I left with the children into the unknown and unfortunately it was when house prices had plummeted – we fell victim. To say I was scared was an understatement. I’d never even paid a bill before, I’d had no control over money. But I knew that we would get through it. I knew that I had to be strong. Moving from your own property to a dilapidated rental property is tough. Moving to a dilapidated rental property with an unreasonable land lord as a woman on your own is even tougher. At one point he even did ask me if I could afford to pay my rent each month and perhaps we could come to some agreement. As a woman on my own there was no way I was making any sort of agreement with a male. I chose to pay my rent every month instead.

The house became worse over the two years, it leaked and destroyed the upstairs, there were times when I had no electricity, the landlord wouldn’t keep on top of his gas checks and there were times when he entered the property without gaining my permission. With financial difficulties looming over me I put myself on the council register but didn’t think I would get a house unless I was made homeless. It was a dark time for me. I couldn’t call the house a home. It wasn’t a home – it was a disaster zone.

But I was lucky. Within nine months I’d been allocated a house. Just nine months and I couldn’t believe my luck. It was strange because I’d been suffering such anxiety but a week before I got the letter from the council I was sat in the front room on the terracotta sofa and I just had this feeling of calm wash through me. A feeling to say that everything would be ok. The morning that I got the letter with the house address on in the area that I requested I skipped out of the front garden. I was supposed to be going on a date that night but I called to cancel it. Visiting what would be my new home was more important, even if I could just see it on the outside. They say a home is only bricks and mortar but for me it symbolised a new start. I hadn’t even seen the home at this point but I knew, I just had a feeling that it was the right decision and that it would be ok.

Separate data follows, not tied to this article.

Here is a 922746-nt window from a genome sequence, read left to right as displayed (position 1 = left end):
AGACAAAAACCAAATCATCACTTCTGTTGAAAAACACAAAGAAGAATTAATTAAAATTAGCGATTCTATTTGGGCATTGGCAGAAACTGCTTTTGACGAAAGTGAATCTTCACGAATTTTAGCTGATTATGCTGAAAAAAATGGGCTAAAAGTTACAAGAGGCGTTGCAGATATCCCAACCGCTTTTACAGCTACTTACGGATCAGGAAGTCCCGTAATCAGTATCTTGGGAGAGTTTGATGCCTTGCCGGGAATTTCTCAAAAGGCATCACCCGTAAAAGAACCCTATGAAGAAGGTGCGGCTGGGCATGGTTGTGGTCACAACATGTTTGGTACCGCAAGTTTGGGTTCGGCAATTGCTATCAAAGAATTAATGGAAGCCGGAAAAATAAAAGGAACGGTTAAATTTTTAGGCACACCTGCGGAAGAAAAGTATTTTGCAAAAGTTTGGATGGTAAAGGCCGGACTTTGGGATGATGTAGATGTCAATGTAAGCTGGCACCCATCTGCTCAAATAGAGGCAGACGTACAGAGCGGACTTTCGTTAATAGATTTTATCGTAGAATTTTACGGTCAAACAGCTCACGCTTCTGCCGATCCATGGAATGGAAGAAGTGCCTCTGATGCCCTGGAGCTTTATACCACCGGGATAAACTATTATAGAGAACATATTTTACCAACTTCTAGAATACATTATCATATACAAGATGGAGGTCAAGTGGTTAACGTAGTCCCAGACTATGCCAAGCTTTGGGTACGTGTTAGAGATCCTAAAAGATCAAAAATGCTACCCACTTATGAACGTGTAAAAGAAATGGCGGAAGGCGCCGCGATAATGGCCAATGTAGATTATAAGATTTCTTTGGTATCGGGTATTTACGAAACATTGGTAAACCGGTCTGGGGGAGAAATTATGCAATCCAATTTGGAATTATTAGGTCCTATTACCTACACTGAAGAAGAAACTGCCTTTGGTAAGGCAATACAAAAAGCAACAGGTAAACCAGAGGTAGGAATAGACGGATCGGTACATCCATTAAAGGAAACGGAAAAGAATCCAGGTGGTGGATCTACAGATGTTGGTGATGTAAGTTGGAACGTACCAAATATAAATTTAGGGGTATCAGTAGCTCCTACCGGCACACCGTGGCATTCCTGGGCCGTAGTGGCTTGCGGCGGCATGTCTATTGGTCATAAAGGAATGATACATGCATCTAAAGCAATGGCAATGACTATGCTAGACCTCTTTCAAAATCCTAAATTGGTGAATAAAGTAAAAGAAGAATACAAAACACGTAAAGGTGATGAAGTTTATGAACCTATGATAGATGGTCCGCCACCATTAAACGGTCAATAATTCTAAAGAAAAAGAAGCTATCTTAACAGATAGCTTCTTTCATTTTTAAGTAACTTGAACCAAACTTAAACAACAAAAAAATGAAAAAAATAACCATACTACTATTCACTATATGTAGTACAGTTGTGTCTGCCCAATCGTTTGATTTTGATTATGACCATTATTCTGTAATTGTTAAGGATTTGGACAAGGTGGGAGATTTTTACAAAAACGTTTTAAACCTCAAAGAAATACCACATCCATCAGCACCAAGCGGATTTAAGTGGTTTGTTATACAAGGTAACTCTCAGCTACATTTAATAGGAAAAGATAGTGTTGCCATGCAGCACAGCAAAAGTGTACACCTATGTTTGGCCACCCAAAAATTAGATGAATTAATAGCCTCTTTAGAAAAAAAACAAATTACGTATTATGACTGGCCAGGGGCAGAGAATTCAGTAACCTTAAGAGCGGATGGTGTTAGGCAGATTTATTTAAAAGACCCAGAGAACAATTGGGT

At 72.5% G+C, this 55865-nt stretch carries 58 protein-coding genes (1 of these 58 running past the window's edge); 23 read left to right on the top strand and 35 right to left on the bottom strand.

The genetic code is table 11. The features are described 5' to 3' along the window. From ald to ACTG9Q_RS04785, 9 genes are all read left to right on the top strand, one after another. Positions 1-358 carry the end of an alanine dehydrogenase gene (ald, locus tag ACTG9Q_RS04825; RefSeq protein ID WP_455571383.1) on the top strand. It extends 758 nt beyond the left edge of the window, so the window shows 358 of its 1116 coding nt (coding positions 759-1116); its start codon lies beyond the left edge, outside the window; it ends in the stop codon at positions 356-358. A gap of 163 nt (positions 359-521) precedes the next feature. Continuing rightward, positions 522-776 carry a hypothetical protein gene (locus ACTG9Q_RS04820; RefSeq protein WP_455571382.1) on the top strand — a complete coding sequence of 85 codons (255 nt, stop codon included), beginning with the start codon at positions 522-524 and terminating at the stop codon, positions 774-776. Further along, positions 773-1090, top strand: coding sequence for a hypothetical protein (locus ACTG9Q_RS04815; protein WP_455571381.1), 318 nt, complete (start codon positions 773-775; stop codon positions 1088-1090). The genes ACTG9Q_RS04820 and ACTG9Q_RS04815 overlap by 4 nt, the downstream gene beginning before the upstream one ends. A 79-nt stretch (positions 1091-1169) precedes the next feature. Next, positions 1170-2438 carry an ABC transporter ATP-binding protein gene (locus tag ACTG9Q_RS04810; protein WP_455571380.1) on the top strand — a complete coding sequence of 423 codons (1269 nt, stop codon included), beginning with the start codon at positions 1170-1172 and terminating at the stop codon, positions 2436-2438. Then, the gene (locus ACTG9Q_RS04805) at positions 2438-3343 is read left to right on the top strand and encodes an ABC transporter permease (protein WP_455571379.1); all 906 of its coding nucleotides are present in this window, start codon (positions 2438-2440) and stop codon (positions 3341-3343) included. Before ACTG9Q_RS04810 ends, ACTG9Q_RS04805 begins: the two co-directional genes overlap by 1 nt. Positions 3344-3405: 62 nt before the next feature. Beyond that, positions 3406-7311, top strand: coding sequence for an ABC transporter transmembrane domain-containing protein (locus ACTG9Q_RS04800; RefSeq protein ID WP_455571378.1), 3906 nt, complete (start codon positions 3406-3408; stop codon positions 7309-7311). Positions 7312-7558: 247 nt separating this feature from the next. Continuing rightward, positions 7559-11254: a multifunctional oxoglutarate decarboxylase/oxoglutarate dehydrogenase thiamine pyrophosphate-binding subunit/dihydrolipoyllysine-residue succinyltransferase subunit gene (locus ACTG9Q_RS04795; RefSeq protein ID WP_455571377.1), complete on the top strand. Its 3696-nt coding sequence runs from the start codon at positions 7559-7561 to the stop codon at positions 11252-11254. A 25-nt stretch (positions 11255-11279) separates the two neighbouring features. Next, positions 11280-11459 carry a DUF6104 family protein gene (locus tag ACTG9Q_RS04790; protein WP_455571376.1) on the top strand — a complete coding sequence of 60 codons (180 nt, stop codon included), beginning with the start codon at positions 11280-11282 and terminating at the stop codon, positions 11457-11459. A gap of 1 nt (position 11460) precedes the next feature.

It was. It was a quirky looking three bedroomed semi-detached, in excellent condition on the outside. I could not believe the size of the garden or how much parking there was to the property. Also, down the road a pretty looking church, around the corner farmers’ fields, wide paths and nice walk ways. After losing a home, being in over my head with debt I felt like I’d won the lottery. I stood outside the property just knowing that I would be happy.

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It was a further three days before I actually got to look around the property. The inside was a little old fashioned but I’d had enough experience renovating properties from scratch so I could see the potential that paint and new floors would make. I had no money but I knew that we would do this. We would just go slow and I would roll my sleeves up and make this what I jokingly called Shellingham Palace.

Furthermore, I had a nice feeling about the home. A feeling that I would no longer be dead but be alive. The home had been occupied by a tenant for 60 years, she had recently passed away but not in the house itself. I met her lovely daughter who was tearful. She told me that she had moved into the house with her mother, father and brother when she was just seven. It was clear that this house meant more to her than just bricks and mortar. It had been her home. I hugged her and told her that my daughter was seven too and that my children and I would take good care of the home. She told me that she was pleased that the house would be going to a nice family.

It was six weeks later before we were given our keys and moved in. I’d had to sell lots of furniture to downsize yet again and I needed the money to move. It was a constant juggle of money. Robbing Peter to pay Paul as they say. But I felt happy, I felt happy for my children. The lady had placed a single pink rose on the outside of the out-house, which was a beautiful gesture and showed just how much the house had meant to her. I hugged all of my children and told them. We might not have a lot now but this is the rebuild. We’re going to be happy.

And we have been happy amongst our bricks. Life is about relationships, not just material possessions. It’s more than material in a house that makes a home. A home is made by the hearts within it.